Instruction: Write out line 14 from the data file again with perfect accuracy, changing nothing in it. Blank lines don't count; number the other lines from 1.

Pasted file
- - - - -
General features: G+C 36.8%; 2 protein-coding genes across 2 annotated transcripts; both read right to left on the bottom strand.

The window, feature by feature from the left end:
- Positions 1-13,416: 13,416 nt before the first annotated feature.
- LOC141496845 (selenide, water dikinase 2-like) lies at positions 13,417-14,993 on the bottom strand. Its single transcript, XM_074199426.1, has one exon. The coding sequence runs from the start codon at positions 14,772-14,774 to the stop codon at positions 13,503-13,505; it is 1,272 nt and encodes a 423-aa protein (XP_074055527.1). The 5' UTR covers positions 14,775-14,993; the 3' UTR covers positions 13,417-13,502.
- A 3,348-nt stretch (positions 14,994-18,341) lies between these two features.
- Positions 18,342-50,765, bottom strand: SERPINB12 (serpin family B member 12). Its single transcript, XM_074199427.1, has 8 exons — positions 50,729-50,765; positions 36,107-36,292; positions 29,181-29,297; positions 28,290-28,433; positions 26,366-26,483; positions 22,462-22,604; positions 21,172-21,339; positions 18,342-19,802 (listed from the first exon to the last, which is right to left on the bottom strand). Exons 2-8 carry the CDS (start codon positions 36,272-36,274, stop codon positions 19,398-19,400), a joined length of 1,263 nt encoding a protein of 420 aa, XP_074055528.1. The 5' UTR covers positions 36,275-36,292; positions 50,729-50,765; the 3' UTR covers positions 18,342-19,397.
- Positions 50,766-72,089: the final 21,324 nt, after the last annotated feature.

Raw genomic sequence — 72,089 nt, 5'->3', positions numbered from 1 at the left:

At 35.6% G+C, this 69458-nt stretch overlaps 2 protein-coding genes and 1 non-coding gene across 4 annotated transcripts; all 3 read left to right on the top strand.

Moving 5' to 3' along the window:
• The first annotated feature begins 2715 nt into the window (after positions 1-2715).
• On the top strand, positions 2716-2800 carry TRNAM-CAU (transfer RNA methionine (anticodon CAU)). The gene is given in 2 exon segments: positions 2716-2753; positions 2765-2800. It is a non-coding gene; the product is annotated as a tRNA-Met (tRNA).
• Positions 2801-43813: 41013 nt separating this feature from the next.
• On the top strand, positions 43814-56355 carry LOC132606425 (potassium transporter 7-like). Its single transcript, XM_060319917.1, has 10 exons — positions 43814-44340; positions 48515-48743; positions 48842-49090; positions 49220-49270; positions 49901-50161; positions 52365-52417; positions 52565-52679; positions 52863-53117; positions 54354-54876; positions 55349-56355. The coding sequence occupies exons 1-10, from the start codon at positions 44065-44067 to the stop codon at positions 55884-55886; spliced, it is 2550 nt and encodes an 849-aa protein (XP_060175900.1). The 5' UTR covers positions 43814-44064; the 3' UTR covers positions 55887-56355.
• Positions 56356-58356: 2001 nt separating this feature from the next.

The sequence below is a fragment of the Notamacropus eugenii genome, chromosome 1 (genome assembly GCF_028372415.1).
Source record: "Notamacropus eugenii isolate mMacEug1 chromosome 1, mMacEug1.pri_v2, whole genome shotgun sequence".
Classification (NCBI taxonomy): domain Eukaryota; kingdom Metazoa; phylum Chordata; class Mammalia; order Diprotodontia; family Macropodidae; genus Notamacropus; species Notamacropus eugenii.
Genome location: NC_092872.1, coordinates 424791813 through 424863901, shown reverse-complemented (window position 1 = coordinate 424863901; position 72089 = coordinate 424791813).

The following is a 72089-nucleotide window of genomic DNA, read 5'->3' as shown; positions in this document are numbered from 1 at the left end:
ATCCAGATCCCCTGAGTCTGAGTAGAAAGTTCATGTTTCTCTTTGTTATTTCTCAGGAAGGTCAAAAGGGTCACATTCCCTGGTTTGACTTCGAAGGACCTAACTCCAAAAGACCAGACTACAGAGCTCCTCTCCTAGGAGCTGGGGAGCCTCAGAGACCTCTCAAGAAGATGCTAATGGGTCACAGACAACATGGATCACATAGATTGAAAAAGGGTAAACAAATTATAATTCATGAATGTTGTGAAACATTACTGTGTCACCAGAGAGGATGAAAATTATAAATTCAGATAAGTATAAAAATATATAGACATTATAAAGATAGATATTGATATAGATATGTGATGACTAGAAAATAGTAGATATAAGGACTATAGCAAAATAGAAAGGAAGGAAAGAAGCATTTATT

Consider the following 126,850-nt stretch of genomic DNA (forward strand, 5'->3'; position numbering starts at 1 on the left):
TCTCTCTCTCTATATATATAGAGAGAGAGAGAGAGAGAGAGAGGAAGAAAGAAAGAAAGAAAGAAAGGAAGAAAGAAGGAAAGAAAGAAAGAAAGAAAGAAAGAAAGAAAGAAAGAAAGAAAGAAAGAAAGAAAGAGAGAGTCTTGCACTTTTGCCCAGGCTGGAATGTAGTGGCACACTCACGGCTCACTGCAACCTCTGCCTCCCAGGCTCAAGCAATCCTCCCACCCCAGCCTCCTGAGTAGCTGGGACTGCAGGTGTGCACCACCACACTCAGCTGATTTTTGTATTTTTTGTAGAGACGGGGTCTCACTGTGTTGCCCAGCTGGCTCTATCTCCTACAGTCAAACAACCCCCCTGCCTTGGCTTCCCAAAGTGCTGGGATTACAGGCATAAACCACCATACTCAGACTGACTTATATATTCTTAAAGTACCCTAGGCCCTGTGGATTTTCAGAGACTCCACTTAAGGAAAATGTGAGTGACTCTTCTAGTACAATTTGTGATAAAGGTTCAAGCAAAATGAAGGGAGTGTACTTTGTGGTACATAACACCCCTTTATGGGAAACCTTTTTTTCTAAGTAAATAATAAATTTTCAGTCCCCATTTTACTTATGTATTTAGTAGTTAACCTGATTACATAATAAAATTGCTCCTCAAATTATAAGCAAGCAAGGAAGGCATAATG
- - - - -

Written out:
• On the top strand, positions 43814-56355 carry LOC132606425 (potassium transporter 7-like). Its single transcript, XM_060319917.1, has 10 exons — positions 43814-44340; positions 48515-48743; positions 48842-49090; positions 49220-49270; positions 49901-50161; positions 52365-52417; positions 52565-52679; positions 52863-53117; positions 54354-54876; positions 55349-56355. The coding sequence occupies exons 1-10, from the start codon at positions 44065-44067 to the stop codon at positions 55884-55886; spliced, it is 2550 nt and encodes an 849-aa protein (XP_060175900.1). The 5' UTR covers positions 43814-44064; the 3' UTR covers positions 55887-56355.